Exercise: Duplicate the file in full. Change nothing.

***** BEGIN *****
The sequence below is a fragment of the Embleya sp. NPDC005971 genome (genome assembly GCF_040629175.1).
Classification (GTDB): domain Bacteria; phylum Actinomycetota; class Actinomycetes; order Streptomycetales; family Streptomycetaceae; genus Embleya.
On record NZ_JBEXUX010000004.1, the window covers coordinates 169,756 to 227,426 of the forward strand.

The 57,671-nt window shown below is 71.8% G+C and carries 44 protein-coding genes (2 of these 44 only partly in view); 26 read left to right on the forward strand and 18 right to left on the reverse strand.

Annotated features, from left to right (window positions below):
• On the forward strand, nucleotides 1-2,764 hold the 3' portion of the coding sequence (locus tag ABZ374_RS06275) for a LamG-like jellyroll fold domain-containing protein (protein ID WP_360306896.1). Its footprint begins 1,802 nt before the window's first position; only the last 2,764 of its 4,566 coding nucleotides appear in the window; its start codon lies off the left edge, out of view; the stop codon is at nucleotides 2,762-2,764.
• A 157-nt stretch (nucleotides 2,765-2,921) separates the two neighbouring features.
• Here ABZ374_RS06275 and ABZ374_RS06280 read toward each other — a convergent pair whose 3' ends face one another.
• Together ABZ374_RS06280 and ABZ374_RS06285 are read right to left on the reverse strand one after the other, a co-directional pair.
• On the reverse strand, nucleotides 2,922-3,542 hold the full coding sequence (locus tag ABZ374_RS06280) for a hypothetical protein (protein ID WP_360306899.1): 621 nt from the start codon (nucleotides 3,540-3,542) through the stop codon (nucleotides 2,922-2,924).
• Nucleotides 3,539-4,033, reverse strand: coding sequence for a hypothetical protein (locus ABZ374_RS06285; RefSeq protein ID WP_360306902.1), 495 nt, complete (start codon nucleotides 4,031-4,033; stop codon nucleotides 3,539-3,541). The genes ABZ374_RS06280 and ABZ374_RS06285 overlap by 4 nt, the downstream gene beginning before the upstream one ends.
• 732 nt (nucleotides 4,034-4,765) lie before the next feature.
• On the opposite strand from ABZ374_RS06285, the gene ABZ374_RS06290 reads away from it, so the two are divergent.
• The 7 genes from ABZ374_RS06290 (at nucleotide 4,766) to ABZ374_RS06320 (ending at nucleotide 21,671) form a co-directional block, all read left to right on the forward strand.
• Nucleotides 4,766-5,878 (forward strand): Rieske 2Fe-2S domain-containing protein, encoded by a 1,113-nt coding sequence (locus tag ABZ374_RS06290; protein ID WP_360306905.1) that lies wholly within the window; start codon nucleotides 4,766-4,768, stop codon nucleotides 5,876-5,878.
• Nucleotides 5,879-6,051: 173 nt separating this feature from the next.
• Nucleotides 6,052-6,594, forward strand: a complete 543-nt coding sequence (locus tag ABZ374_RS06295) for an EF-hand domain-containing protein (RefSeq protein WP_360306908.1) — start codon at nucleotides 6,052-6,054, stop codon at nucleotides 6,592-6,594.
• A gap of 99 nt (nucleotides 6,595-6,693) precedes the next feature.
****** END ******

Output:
The sequence below is a fragment of the Embleya sp. NPDC005971 genome (genome assembly GCF_040629175.1).
Classification (GTDB): domain Bacteria; phylum Actinomycetota; class Actinomycetes; order Streptomycetales; family Streptomycetaceae; genus Embleya.
On record NZ_JBEXUX010000004.1, the window covers coordinates 169,756 to 227,426 of the forward strand.

The 57,671-nt window shown below is 71.8% G+C and carries 44 protein-coding genes (2 of these 44 only partly in view); 26 read left to right on the forward strand and 18 right to left on the reverse strand.

Annotated features, from left to right (window positions below):
• On the forward strand, nucleotides 1-2,764 hold the 3' portion of the coding sequence (locus tag ABZ374_RS06275) for a LamG-like jellyroll fold domain-containing protein (protein ID WP_360306896.1). Its footprint begins 1,802 nt before the window's first position; only the last 2,764 of its 4,566 coding nucleotides appear in the window; its start codon lies off the left edge, out of view; the stop codon is at nucleotides 2,762-2,764.
• A 157-nt stretch (nucleotides 2,765-2,921) separates the two neighbouring features.
• Here ABZ374_RS06275 and ABZ374_RS06280 read toward each other — a convergent pair whose 3' ends face one another.
• Together ABZ374_RS06280 and ABZ374_RS06285 are read right to left on the reverse strand one after the other, a co-directional pair.
• On the reverse strand, nucleotides 2,922-3,542 hold the full coding sequence (locus tag ABZ374_RS06280) for a hypothetical protein (protein ID WP_360306899.1): 621 nt from the start codon (nucleotides 3,540-3,542) through the stop codon (nucleotides 2,922-2,924).
• Nucleotides 3,539-4,033, reverse strand: coding sequence for a hypothetical protein (locus ABZ374_RS06285; RefSeq protein ID WP_360306902.1), 495 nt, complete (start codon nucleotides 4,031-4,033; stop codon nucleotides 3,539-3,541). The genes ABZ374_RS06280 and ABZ374_RS06285 overlap by 4 nt, the downstream gene beginning before the upstream one ends.
• 732 nt (nucleotides 4,034-4,765) lie before the next feature.
• On the opposite strand from ABZ374_RS06285, the gene ABZ374_RS06290 reads away from it, so the two are divergent.
• The 7 genes from ABZ374_RS06290 (at nucleotide 4,766) to ABZ374_RS06320 (ending at nucleotide 21,671) form a co-directional block, all read left to right on the forward strand.
• Nucleotides 4,766-5,878 (forward strand): Rieske 2Fe-2S domain-containing protein, encoded by a 1,113-nt coding sequence (locus tag ABZ374_RS06290; protein ID WP_360306905.1) that lies wholly within the window; start codon nucleotides 4,766-4,768, stop codon nucleotides 5,876-5,878.
• Nucleotides 5,879-6,051: 173 nt separating this feature from the next.
• Nucleotides 6,052-6,594, forward strand: a complete 543-nt coding sequence (locus tag ABZ374_RS06295) for an EF-hand domain-containing protein (RefSeq protein WP_360306908.1) — start codon at nucleotides 6,052-6,054, stop codon at nucleotides 6,592-6,594.
• A gap of 99 nt (nucleotides 6,595-6,693) precedes the next feature.